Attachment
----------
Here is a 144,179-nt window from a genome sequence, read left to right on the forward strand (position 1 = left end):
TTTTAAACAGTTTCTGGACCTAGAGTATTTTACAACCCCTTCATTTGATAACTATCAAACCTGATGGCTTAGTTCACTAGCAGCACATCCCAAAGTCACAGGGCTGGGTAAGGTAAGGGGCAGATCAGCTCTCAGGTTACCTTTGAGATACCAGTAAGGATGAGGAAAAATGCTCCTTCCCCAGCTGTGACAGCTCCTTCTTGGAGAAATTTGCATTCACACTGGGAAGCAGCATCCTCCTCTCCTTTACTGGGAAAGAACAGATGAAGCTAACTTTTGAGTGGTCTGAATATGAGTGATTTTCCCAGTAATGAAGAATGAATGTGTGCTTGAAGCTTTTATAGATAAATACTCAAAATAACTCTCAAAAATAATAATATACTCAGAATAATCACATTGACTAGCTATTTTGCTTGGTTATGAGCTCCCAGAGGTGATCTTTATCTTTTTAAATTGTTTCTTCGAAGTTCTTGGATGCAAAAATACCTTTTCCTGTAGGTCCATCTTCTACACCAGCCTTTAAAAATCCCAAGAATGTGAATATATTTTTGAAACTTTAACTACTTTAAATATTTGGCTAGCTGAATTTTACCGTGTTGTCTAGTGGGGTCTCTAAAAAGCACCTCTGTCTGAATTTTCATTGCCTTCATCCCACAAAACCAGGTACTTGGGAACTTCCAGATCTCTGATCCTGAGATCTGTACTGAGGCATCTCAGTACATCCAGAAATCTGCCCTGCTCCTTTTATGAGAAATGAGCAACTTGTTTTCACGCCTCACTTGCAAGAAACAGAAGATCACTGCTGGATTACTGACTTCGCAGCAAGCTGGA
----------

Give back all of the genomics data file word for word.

Here is a 144,179-nt window from a genome sequence, read left to right on the forward strand (position 1 = left end):
TTTTAAACAGTTTCTGGACCTAGAGTATTTTACAACCCCTTCATTTGATAACTATCAAACCTGATGGCTTAGTTCACTAGCAGCACATCCCAAAGTCACAGGGCTGGGTAAGGTAAGGGGCAGATCAGCTCTCAGGTTACCTTTGAGATACCAGTAAGGATGAGGAAAAATGCTCCTTCCCCAGCTGTGACAGCTCCTTCTTGGAGAAATTTGCATTCACACTGGGAAGCAGCATCCTCCTCTCCTTTACTGGGAAAGAACAGATGAAGCTAACTTTTGAGTGGTCTGAATATGAGTGATTTTCCCAGTAATGAAGAATGAATGTGTGCTTGAAGCTTTTATAGATAAATACTCAAAATAACTCTCAAAAATAATAATATACTCAGAATAATCACATTGACTAGCTATTTTGCTTGGTTATGAGCTCCCAGAGGTGATCTTTATCTTTTTAAATTGTTTCTTCGAAGTTCTTGGATGCAAAAATACCTTTTCCTGTAGGTCCATCTTCTACACCAGCCTTTAAAAATCCCAAGAATGTGAATATATTTTTGAAACTTTAACTACTTTAAATATTTGGCTAGCTGAATTTTACCGTGTTGTCTAGTGGGGTCTCTAAAAAGCACCTCTGTCTGAATTTTCATTGCCTTCATCCCACAAAACCAGGTACTTGGGAACTTCCAGATCTCTGATCCTGAGATCTGTACTGAGGCATCTCAGTACATCCAGAAATCTGCCCTGCTCCTTTTATGAGAAATGAGCAACTTGTTTTCACGCCTCACTTGCAAGAAACAGAAGATCACTGCTGGATTACTGACTTCGCAGCAAGCTGGA